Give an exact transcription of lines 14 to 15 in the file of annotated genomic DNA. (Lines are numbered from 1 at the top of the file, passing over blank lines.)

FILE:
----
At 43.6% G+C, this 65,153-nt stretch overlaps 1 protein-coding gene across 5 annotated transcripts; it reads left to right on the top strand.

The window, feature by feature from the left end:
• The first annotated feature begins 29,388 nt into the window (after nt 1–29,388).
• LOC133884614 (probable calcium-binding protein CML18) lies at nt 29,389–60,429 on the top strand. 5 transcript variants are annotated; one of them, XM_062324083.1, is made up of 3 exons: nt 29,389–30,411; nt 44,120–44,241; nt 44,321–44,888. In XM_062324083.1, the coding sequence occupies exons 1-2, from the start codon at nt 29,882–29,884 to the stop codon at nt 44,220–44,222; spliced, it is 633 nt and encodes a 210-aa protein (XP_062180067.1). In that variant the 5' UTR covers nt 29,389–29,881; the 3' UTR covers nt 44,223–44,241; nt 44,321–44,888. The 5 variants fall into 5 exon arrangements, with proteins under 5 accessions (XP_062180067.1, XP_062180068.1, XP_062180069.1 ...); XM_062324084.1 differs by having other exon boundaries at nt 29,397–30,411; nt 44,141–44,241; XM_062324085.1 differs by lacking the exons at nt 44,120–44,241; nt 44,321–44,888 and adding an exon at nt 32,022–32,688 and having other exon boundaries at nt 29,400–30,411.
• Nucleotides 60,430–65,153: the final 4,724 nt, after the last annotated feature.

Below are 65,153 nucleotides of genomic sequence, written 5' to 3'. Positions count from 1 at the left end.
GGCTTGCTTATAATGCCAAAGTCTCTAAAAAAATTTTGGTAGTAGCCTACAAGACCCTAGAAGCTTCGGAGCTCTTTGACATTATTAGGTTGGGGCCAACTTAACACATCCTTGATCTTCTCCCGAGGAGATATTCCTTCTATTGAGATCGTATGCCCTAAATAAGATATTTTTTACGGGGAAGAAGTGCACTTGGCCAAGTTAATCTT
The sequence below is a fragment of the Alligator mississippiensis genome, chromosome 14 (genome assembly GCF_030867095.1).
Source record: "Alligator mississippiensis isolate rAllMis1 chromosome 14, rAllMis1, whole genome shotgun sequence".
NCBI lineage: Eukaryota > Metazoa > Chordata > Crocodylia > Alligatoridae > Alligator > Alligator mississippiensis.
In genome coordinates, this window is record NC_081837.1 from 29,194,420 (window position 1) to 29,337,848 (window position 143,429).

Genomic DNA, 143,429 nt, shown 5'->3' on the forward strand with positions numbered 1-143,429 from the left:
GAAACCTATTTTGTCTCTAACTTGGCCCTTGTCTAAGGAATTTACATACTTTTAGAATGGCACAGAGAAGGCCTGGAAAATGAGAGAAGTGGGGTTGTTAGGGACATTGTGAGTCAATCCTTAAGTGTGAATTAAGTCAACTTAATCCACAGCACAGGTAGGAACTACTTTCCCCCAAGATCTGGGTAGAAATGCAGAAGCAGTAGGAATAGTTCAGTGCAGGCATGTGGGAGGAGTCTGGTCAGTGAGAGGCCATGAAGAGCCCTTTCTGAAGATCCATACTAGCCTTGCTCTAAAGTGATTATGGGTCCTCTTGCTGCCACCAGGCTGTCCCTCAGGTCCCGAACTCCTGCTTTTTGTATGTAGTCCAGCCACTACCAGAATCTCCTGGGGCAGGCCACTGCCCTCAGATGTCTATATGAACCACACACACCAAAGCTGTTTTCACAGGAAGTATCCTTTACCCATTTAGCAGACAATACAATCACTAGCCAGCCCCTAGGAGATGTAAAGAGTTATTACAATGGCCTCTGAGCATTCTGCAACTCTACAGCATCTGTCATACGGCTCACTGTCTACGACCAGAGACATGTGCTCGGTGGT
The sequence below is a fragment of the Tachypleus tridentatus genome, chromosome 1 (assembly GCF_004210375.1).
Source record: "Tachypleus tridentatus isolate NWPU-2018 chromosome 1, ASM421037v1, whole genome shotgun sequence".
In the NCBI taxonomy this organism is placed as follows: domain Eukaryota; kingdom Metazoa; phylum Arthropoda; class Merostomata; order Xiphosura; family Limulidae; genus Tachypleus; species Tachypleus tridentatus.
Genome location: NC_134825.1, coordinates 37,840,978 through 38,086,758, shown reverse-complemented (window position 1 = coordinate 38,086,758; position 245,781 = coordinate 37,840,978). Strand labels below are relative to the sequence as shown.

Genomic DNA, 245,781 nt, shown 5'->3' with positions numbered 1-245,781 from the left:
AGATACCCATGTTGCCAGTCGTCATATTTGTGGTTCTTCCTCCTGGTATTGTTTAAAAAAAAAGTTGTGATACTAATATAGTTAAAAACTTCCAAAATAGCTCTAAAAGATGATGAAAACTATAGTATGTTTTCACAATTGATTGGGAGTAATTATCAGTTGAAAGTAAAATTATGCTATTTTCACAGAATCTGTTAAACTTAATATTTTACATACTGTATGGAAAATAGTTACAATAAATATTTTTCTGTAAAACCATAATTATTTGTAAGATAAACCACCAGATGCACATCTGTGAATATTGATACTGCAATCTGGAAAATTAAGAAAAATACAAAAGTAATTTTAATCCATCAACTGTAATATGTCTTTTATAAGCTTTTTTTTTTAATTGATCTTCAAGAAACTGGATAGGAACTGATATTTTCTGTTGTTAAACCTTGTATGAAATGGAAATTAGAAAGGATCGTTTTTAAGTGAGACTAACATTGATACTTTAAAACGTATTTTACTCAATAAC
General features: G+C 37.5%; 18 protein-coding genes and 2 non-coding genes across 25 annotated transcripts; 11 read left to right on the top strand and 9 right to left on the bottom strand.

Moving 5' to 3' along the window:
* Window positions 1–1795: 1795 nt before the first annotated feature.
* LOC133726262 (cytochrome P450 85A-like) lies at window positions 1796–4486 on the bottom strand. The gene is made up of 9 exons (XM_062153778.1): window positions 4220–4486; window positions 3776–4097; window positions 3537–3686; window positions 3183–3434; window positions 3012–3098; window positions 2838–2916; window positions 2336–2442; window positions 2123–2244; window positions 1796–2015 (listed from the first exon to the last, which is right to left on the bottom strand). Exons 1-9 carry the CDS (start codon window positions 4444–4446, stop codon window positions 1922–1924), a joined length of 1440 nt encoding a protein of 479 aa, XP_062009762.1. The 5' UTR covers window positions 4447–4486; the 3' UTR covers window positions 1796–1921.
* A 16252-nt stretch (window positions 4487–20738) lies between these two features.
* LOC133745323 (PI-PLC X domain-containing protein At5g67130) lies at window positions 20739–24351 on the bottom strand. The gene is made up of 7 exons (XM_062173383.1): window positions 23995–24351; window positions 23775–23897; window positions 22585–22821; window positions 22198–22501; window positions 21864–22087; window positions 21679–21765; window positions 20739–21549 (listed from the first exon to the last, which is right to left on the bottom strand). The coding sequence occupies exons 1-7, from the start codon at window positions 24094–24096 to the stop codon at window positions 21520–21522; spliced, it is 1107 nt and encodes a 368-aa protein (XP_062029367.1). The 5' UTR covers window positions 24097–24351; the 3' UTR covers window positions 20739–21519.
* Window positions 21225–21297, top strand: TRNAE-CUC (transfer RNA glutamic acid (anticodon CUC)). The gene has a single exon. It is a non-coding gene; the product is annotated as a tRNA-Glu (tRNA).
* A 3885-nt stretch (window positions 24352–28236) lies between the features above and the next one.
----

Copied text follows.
The sequence below is a fragment of the Tachypleus tridentatus genome, chromosome 1 (assembly GCF_004210375.1).
Source record: "Tachypleus tridentatus isolate NWPU-2018 chromosome 1, ASM421037v1, whole genome shotgun sequence".